Virtual institute connects scholars to explore, celebrate work of Zora Neale Hurston

LAWRENCE – This summer, 25 scholars selected for an NEH Summer Institute will convene for an educational research collaboration hosted by The Project on the History of Black Writing at the University of Kansas. They won’t come to Lawrence, as is their custom, but “Hurston on the Horizon” will allow the participants to connect virtually from across the country. As one of 46 institutions funded by the National Endowment for the Humanities, this year’s institute drew nearly 100 applicants, the largest in HBW’s history.

The 25 selected scholars will work with top Zora Neale Hurston literary scholars from the U.S. and abroad, engaging with Hurston’s work by participating in synchronous discussions, observing asynchronous presentations, and collaborating on research and teaching projects. Leading Hurston scholars who have confirmed participation include Deborah Plant, Carla Kaplan, John Lowe, Claudine Raynaud and Carmaletta Williams. Additional experts in African American literature and culture include Kevin Quashie, Deborah McDowell and Glenda Carpio as well as KU faculty members Giselle Anatol, Nicole Hodges Persley, Darren Canady and Paul Outka.

The institute is organized by project director Ayesha Hardison, KU professor of English and women, gender & sexuality studies, and by Maryemma Graham, University Distinguished Professor and founder of the Project on the History of Black Writing.

illustration of Zora Neale Hurston

“We are excited to collaborate with the scholars and faculty of the NEH Summer Institute for an intensive study of Hurston, from her most celebrated fiction and ethnographies to her lesser-known work in film and journalism,” Hardison said. “We hope the institute’s return to Hurston, who proves more complex and innovative whenever someone rereads or rediscovers her, will spark new conversations in teaching and research within Hurston studies. I look forward to not only the insights about Hurston we will gain together this summer but also engaging in what she valued most: community and culture.”

Inspiration for the institute came from Hardison, who had organized the Black Love Symposium in 2017 celebrating the 80th anniversary of Hurston’s famous novel, “Their Eyes Were Watching God.” The book is not only one of the best-known works in the American literature canon but also among the most widely taught in high schools and colleges. The weeklong event in 2017 included the Lawrence community along with a host of scholars, Hollywood directors, graduate and undergraduate students, topped off by a marathon reading of the novel in downtown Lawrence.

In addition to the virtual summer institute, there will be a series of webinars in the fall providing an opportunity to connect with contemporary writers. The group will also be invited to reconvene on-site at the 2022 Zora! Festival in Eatonville, Florida. The festival is a major event for the author’s hometown and sponsored by P.E.C., Preservation for the Eatonville Community, which serves as the institute’s partner organization.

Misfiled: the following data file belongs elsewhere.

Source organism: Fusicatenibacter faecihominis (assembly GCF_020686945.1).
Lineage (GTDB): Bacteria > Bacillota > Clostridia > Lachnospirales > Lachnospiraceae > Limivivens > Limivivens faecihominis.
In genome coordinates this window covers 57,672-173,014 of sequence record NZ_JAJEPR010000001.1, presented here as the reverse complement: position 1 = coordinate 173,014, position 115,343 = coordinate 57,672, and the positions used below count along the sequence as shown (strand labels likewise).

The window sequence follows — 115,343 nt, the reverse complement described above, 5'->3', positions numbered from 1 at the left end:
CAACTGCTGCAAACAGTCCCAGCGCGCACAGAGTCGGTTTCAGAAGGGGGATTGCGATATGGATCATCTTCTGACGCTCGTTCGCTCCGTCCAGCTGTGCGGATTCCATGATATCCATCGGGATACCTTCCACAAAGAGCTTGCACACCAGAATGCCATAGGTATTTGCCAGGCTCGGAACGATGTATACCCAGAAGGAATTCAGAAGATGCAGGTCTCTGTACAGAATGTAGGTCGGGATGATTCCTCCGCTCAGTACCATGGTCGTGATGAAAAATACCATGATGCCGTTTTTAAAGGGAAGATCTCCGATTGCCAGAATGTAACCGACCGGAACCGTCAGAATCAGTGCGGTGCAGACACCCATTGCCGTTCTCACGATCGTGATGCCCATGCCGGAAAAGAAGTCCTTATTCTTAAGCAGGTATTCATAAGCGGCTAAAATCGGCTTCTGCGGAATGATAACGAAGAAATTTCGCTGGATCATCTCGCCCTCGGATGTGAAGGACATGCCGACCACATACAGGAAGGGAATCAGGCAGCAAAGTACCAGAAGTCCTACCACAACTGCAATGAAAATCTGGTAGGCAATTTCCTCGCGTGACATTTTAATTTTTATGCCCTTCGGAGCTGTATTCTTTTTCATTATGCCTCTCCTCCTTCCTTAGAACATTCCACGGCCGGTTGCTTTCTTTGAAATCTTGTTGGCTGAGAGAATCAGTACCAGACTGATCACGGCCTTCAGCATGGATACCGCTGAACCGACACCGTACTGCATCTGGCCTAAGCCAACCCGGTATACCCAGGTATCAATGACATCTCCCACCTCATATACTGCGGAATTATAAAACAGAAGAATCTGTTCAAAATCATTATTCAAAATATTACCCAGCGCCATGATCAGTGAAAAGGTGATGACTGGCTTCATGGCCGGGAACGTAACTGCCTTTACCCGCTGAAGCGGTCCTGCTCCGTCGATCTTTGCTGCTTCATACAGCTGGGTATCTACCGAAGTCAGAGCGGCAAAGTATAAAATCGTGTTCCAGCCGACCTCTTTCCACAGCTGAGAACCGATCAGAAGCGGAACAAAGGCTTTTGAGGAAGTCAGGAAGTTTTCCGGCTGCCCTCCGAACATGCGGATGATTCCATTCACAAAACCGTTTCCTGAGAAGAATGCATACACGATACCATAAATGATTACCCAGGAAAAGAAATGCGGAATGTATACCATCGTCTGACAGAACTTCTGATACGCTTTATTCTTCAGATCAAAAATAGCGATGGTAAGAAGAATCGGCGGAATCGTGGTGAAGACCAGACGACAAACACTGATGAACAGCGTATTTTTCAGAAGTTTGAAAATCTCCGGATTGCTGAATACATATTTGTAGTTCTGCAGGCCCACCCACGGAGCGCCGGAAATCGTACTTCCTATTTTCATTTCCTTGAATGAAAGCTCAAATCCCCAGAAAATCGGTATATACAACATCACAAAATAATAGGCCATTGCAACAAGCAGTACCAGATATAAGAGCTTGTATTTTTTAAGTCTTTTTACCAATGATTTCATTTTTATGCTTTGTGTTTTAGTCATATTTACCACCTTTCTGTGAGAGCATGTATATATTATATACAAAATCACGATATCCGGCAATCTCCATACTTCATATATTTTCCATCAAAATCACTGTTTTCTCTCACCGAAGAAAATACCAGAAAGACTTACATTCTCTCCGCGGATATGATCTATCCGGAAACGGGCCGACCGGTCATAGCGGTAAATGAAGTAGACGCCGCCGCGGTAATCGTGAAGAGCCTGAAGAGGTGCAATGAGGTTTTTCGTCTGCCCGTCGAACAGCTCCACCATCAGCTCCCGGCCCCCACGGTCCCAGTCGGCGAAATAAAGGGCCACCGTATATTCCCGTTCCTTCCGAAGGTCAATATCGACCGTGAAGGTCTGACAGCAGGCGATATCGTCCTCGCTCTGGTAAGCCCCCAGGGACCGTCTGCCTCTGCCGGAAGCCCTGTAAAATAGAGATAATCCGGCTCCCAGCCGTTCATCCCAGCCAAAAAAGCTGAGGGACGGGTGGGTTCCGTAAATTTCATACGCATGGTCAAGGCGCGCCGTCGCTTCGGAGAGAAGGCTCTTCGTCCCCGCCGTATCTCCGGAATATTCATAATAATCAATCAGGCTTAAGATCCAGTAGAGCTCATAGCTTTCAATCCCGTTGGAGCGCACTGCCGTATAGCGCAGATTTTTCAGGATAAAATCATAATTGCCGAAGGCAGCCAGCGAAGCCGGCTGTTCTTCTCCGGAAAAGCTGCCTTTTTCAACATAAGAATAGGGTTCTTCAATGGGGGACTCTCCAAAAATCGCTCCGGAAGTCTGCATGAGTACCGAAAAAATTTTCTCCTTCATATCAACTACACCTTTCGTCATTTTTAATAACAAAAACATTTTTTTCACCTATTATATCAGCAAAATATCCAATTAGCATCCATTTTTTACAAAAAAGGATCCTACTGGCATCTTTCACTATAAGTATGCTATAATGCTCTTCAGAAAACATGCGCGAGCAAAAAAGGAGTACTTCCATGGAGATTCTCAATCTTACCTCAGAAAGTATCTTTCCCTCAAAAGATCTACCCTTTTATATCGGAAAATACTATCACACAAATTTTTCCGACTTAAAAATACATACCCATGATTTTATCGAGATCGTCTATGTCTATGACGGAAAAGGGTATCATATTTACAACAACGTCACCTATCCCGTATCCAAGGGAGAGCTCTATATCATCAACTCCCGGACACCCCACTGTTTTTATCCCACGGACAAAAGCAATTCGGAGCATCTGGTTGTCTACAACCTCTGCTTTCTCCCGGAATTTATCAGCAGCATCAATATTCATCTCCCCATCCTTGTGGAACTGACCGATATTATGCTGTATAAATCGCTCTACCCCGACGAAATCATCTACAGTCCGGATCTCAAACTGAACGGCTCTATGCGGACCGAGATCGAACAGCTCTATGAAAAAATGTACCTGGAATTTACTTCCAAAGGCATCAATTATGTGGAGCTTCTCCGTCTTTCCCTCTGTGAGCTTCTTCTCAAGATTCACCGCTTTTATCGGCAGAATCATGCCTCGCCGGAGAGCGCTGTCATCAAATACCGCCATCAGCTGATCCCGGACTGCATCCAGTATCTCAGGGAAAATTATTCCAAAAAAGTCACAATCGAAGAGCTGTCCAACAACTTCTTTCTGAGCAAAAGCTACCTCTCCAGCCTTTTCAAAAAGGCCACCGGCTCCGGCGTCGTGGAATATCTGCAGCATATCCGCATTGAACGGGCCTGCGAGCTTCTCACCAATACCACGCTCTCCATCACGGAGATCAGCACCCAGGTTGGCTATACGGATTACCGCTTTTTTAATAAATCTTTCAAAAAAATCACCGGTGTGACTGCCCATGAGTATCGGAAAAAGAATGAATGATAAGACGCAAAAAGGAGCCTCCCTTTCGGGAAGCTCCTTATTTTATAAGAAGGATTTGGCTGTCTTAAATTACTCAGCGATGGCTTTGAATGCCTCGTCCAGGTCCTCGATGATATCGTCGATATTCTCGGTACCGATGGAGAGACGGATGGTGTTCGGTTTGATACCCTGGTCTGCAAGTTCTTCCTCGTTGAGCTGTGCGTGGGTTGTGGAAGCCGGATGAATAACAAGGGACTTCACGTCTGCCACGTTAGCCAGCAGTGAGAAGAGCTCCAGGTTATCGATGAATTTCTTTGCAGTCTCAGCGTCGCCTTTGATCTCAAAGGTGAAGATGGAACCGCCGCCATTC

“Hurston on the Horizon: Past, Present and Future” will take place July 11-30. College and university teachers and three graduate students selected for the institute are listed below by name and institutional affiliation:

  • Jalylah Burrell, San Jose State University, San Jose, California
  • Jane Caputi, Florida Atlantic University, Boca Raton, Florida
  • Devon Epiphany Clifton, Brown University, Providence, Rhode Island
  • Mary Corliss, Bethune-Cookman University, Daytona Beach, Florida
  • Marina del Sol, Howard University, Washington, D.C.
  • Amy Foley, Providence College, Providence, Rhode Island
  • Gary Ford, Lehman College, Bronx, New York
  • Michelle Cowin Gibbs, Illinois Wesleyan University, Bloomington, Illinois
  • Lyndon Gill, University of Texas, Austin, Texas
  • LaToya Jefferson-James, Mississippi Valley State University, Itta Bena, Mississippi
  • Jacqueline Jones, LaGuardia Community College, Long Island City, New York
  • Johnny Jones, Simmons College of Kentucky, Louisville, Kentucky
  • Michelle Jones, Aurora University, Aurora, Illinois
  • Jerrica Jordan, Tarrant County College, Fort Worth, Texas
  • Valerie Rose Kelco, University of North Carolina, Greensboro, North Carolina
  • Marina Magloire, University of Miami, Coral Gables, Florida
  • Leah Milne, University of Indianapolis, Indianapolis, Indiana
  • Stephen Pasqualina, University of Nevada, Reno, Nevada
  • Mary Pattillo, Northwestern University, Evanston, Illinois
  • Jimisha Relerford, Howard University, Washington, D.C.
  • Sondra Bickham Washington, Wilkes Honors College of Florida Atlantic University, Boca Raton, Florida
  • Angela Watkins, University of Louisiana, Lafayette, Louisiana
  • Ayana Weekley, Grand Valley State University, Allendale, Michigan
  • Paula White, Austin Peay State University, Clarksville, Tennessee
  • Salvador Zárate, University of California, Irvine, California

The Project on the History of Black Writing is a research unit in the Department of English within the College of Liberal Arts & Sciences. HBW has put literary recovery work at the center of its research and inclusion work for nearly 40 years. Most recently, HBW’s expansion with a number of digital humanities initiatives involves a partnership with KU Libraries and the HathiTrust Research Center. To date, the National Endowment for the Humanities has supported 15 of HBW’s publicly funded projects.

More details about the institute itself and events open to the public are online.

Thu, 06/03/2021


Sarah Arbuthnot

Media Contacts

Heather Anderson

College of Liberal Arts & Sciences